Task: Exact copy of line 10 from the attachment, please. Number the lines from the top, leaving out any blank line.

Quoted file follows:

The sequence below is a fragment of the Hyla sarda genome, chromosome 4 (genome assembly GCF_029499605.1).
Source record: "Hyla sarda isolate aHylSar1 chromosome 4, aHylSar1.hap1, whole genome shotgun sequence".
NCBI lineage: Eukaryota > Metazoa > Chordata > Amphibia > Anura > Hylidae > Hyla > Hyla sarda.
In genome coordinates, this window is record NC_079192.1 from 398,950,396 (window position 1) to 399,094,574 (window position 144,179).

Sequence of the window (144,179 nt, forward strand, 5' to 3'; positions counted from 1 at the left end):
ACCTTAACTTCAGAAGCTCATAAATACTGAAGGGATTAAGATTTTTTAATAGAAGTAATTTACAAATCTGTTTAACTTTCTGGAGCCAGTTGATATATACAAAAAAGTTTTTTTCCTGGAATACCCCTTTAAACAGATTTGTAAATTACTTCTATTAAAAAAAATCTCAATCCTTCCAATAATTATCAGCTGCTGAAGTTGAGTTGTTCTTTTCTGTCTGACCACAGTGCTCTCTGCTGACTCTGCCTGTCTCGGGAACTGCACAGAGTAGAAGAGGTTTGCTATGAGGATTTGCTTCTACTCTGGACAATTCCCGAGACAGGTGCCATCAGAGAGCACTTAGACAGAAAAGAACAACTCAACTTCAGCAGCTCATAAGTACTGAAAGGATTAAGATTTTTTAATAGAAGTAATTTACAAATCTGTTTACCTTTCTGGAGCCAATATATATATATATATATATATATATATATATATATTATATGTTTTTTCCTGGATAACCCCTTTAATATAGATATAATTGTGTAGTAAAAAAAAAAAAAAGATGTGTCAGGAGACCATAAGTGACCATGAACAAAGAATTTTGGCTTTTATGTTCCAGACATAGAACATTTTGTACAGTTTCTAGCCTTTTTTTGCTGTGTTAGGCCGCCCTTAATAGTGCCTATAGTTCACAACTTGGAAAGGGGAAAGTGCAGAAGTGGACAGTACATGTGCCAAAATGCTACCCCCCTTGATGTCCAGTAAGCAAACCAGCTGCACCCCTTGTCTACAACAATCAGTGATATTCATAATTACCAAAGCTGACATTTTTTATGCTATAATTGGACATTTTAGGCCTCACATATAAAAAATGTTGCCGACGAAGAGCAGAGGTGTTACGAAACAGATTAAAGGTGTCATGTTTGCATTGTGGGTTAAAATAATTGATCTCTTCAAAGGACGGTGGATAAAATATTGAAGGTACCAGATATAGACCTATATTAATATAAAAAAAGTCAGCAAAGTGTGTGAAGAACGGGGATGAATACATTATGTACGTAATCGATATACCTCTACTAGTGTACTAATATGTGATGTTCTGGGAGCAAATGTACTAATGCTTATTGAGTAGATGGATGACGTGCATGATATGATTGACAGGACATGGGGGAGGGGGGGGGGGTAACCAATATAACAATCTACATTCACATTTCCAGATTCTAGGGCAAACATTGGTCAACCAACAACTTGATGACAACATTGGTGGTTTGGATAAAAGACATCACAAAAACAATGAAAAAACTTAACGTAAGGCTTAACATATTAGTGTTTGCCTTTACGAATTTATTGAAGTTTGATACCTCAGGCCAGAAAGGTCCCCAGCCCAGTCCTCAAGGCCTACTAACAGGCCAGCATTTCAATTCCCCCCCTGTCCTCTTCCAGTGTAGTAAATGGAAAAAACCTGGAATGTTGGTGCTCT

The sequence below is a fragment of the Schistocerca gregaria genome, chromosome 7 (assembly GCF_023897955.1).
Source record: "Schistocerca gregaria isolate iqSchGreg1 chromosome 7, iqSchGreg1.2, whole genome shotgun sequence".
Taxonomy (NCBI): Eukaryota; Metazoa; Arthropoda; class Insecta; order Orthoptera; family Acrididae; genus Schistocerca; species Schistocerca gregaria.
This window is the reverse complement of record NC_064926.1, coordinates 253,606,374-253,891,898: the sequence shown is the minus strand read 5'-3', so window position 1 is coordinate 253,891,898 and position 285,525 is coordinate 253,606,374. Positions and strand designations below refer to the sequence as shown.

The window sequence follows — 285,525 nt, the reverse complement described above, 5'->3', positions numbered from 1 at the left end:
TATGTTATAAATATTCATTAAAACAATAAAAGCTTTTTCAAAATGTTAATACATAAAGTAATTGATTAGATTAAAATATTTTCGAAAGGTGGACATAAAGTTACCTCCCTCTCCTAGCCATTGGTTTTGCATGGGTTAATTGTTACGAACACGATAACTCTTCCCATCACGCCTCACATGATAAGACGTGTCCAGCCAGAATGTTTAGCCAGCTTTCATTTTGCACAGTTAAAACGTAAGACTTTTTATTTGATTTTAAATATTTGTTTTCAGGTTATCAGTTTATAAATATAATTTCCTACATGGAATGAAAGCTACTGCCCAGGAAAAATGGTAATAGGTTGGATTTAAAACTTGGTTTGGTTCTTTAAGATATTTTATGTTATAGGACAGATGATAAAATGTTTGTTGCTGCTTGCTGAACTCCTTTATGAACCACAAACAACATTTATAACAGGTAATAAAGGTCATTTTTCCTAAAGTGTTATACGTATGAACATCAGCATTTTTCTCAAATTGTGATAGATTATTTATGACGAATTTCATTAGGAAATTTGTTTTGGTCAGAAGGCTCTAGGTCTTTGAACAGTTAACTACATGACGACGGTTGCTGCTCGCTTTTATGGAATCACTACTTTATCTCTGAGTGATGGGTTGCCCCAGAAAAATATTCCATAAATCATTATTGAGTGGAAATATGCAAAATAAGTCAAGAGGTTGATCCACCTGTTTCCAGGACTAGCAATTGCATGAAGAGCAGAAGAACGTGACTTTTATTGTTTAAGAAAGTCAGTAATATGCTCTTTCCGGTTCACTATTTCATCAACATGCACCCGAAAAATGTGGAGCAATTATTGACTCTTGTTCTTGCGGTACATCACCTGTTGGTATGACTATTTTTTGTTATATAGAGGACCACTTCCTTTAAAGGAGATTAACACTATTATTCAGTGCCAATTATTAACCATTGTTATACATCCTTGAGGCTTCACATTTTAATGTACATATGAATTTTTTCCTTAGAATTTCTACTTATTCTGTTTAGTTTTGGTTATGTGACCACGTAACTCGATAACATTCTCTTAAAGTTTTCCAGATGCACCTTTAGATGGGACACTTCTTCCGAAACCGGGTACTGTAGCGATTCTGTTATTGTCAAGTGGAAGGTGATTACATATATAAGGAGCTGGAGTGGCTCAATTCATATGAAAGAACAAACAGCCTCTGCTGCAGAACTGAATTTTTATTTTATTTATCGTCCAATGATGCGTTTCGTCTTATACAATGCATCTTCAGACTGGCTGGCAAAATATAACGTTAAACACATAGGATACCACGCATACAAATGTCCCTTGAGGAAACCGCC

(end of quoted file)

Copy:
This window is the reverse complement of record NC_064926.1, coordinates 253,606,374-253,891,898: the sequence shown is the minus strand read 5'-3', so window position 1 is coordinate 253,891,898 and position 285,525 is coordinate 253,606,374. Positions and strand designations below refer to the sequence as shown.